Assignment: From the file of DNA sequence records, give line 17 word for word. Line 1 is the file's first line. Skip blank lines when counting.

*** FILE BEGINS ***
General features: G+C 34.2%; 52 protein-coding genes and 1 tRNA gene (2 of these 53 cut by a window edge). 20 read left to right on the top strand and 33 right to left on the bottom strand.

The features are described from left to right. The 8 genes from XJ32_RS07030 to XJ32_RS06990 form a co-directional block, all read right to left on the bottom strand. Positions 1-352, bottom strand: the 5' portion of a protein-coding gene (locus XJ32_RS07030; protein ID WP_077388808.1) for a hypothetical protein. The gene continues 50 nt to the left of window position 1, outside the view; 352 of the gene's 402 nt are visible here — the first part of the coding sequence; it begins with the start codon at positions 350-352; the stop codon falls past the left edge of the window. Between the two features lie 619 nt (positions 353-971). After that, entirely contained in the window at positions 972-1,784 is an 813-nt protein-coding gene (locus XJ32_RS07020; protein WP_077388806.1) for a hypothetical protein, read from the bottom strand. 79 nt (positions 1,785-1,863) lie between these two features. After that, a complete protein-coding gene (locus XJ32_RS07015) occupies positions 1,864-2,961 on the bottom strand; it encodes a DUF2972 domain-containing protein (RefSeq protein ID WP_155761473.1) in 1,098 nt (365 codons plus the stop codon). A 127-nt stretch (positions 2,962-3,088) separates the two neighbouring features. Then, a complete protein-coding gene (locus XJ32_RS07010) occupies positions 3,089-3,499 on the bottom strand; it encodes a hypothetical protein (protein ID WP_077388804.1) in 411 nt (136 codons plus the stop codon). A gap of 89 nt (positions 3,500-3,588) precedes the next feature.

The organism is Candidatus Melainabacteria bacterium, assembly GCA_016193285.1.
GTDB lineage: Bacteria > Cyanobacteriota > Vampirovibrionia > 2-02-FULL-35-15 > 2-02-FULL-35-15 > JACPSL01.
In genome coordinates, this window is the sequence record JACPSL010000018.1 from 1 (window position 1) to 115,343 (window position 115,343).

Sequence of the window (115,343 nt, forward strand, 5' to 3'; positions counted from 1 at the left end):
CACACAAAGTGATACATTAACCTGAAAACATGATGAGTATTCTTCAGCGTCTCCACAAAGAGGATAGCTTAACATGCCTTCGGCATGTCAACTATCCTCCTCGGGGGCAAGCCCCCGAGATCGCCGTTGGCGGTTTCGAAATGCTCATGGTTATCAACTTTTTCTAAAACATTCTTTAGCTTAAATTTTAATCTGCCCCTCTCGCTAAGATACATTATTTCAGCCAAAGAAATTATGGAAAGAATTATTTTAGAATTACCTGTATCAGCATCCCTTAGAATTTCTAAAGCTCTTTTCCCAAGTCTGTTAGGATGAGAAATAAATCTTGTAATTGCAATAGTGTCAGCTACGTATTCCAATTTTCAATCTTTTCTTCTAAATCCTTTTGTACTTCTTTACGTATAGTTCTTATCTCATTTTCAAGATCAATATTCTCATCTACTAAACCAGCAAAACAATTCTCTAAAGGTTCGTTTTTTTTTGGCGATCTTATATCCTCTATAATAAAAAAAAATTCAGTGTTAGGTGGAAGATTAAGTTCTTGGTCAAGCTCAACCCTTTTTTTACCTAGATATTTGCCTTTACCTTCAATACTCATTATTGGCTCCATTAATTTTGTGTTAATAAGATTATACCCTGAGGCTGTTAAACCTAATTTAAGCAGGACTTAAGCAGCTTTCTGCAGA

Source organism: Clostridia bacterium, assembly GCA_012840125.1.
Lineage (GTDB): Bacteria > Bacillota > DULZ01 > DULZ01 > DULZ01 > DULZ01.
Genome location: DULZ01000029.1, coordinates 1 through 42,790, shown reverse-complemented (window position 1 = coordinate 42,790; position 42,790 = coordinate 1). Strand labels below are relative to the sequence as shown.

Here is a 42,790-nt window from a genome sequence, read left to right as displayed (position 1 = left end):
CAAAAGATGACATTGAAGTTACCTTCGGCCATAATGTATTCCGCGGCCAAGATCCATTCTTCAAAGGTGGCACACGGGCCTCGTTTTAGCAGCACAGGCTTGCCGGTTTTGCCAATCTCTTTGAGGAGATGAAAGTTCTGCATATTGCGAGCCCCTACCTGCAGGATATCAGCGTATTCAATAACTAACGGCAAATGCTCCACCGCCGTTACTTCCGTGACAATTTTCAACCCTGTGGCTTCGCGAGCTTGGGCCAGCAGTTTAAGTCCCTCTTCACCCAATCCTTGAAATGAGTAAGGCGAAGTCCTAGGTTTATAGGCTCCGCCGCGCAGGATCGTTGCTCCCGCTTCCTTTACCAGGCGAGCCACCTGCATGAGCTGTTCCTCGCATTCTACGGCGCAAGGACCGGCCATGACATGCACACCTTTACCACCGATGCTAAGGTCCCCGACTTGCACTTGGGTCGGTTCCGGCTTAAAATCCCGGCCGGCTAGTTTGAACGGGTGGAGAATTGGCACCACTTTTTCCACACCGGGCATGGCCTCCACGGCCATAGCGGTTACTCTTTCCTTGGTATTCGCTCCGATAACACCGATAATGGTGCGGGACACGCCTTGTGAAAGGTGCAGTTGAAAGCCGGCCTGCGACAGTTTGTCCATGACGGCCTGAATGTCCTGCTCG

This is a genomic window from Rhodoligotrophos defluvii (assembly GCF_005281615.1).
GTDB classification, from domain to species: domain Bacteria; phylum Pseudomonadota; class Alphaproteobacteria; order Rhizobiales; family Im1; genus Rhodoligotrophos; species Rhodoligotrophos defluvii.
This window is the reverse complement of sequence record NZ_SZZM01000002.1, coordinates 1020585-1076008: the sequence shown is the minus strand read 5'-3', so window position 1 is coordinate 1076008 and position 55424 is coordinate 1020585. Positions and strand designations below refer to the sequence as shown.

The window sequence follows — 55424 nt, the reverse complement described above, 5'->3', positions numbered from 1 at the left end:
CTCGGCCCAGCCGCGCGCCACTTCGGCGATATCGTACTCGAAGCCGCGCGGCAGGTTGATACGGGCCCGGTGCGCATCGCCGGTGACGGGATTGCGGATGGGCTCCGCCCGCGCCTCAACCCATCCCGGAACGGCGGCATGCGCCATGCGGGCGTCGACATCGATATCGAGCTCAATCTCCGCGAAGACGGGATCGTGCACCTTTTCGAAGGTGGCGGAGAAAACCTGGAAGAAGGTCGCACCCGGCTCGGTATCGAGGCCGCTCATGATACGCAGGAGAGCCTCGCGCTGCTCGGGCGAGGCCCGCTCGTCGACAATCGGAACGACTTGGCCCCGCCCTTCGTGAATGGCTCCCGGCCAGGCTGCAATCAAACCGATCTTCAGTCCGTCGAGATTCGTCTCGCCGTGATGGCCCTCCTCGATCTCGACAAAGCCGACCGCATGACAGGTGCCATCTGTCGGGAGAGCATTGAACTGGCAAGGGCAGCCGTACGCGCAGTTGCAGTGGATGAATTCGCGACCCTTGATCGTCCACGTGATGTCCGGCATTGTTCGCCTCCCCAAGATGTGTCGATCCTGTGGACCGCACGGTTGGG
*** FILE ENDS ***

CTCGGCCCAGCCGCGCGCCACTTCGGCGATATCGTACTCGAAGCCGCGCGGCAGGTTGATACGGGCCCGGTGCGCATCGCCGGTGACGGGATTGCGGATGGGCTCCGCCCGCGCCTCAACCCATCCCGGAACGGCGGCATGCGCCATGCGGGCGTCGACATCGATATCGAGCTCAATCTCCGCGAAGACGGGATCGTGCACCTTTTCGAAGGTGGCGGAGAAAACCTGGAAGAAGGTCGCACCCGGCTCGGTATCGAGGCCGCTCATGATACGCAGGAGAGCCTCGCGCTGCTCGGGCGAGGCCCGCTCGTCGACAATCGGAACGACTTGGCCCCGCCCTTCGTGAATGGCTCCCGGCCAGGCTGCAATCAAACCGATCTTCAGTCCGTCGAGATTCGTCTCGCCGTGATGGCCCTCCTCGATCTCGACAAAGCCGACCGCATGACAGGTGCCATCTGTCGGGAGAGCATTGAACTGGCAAGGGCAGCCGTACGCGCAGTTGCAGTGGATGAATTCGCGACCCTTGATCGTCCACGTGATGTCCGGCATTGTTCGCCTCCCCAAGATGTGTCGATCCTGTGGACCGCACGGTTGGG